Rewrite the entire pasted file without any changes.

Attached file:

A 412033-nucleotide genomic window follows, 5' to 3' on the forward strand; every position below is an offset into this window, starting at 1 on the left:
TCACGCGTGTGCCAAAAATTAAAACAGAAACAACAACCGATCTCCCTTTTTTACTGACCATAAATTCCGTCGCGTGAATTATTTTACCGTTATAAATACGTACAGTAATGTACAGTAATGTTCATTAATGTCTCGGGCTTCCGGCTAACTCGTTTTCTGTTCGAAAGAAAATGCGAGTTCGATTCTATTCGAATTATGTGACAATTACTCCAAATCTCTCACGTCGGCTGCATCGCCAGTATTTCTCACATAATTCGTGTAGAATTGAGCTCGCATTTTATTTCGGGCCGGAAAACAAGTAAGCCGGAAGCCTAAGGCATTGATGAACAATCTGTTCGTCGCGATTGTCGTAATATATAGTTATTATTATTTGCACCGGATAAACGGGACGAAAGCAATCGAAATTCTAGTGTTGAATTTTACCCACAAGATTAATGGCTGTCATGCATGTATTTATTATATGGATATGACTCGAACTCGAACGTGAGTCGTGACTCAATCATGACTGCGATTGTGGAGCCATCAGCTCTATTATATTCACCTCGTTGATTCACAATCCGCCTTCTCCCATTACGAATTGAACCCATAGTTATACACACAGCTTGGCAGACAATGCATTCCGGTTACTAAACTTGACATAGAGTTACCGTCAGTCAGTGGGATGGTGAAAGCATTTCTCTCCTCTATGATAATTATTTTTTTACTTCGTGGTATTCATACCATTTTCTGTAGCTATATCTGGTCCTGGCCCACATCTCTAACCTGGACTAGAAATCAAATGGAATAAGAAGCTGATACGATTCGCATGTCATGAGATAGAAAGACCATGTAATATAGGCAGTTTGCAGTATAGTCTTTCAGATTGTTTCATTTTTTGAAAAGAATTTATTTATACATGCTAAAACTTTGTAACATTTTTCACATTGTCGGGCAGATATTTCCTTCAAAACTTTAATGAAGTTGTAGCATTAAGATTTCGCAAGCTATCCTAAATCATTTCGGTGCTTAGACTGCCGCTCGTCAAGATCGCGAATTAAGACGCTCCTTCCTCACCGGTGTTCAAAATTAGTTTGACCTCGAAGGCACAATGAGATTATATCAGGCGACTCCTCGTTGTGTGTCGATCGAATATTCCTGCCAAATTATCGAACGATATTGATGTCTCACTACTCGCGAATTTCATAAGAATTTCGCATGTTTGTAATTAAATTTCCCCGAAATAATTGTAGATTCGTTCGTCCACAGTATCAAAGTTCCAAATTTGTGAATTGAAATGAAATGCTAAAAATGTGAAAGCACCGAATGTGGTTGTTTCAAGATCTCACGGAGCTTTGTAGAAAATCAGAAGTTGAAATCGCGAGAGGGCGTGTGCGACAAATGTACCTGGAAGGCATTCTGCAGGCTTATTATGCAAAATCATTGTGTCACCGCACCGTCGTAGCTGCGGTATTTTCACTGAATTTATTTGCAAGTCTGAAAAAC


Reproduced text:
A 412033-nucleotide genomic window follows, 5' to 3' on the forward strand; every position below is an offset into this window, starting at 1 on the left:
TCACGCGTGTGCCAAAAATTAAAACAGAAACAACAACCGATCTCCCTTTTTTACTGACCATAAATTCCGTCGCGTGAATTATTTTACCGTTATAAATACGTACAGTAATGTACAGTAATGTTCATTAATGTCTCGGGCTTCCGGCTAACTCGTTTTCTGTTCGAAAGAAAATGCGAGTTCGATTCTATTCGAATTATGTGACAATTACTCCAAATCTCTCACGTCGGCTGCATCGCCAGTATTTCTCACATAATTCGTGTAGAATTGAGCTCGCATTTTATTTCGGGCCGGAAAACAAGTAAGCCGGAAGCCTAAGGCATTGATGAACAATCTGTTCGTCGCGATTGTCGTAATATATAGTTATTATTATTTGCACCGGATAAACGGGACGAAAGCAATCGAAATTCTAGTGTTGAATTTTACCCACAAGATTAATGGCTGTCATGCATGTATTTATTATATGGATATGACTCGAACTCGAACGTGAGTCGTGACTCAATCATGACTGCGATTGTGGAGCCATCAGCTCTATTATATTCACCTCGTTGATTCACAATCCGCCTTCTCCCATTACGAATTGAACCCATAGTTATACACACAGCTTGGCAGACAATGCATTCCGGTTACTAAACTTGACATAGAGTTACCGTCAGTCAGTGGGATGGTGAAAGCATTTCTCTCCTCTATGATAATTATTTTTTTACTTCGTGGTATTCATACCATTTTCTGTAGCTATATCTGGTCCTGGCCCACATCTCTAACCTGGACTAGAAATCAAATGGAATAAGAAGCTGATACGATTCGCATGTCATGAGATAGAAAGACCATGTAATATAGGCAGTTTGCAGTATAGTCTTTCAGATTGTTTCATTTTTTGAAAAGAATTTATTTATACATGCTAAAACTTTGTAACATTTTTCACATTGTCGGGCAGATATTTCCTTCAAAACTTTAATGAAGTTGTAGCATTAAGATTTCGCAAGCTATCCTAAATCATTTCGGTGCTTAGACTGCCGCTCGTCAAGATCGCGAATTAAGACGCTCCTTCCTCACCGGTGTTCAAAATTAGTTTGACCTCGAAGGCACAATGAGATTATATCAGGCGACTCCTCGTTGTGTGTCGATCGAATATTCCTGCCAAATTATCGAACGATATTGATGTCTCACTACTCGCGAATTTCATAAGAATTTCGCATGTTTGTAATTAAATTTCCCCGAAATAATTGTAGATTCGTTCGTCCACAGTATCAAAGTTCCAAATTTGTGAATTGAAATGAAATGCTAAAAATGTGAAAGCACCGAATGTGGTTGTTTCAAGATCTCACGGAGCTTTGTAGAAAATCAGAAGTTGAAATCGCGAGAGGGCGTGTGCGACAAATGTACCTGGAAGGCATTCTGCAGGCTTATTATGCAAAATCATTGTGTCACCGCACCGTCGTAGCTGCGGTATTTTCACTGAATTTATTTGCAAGTCTGAAAAAC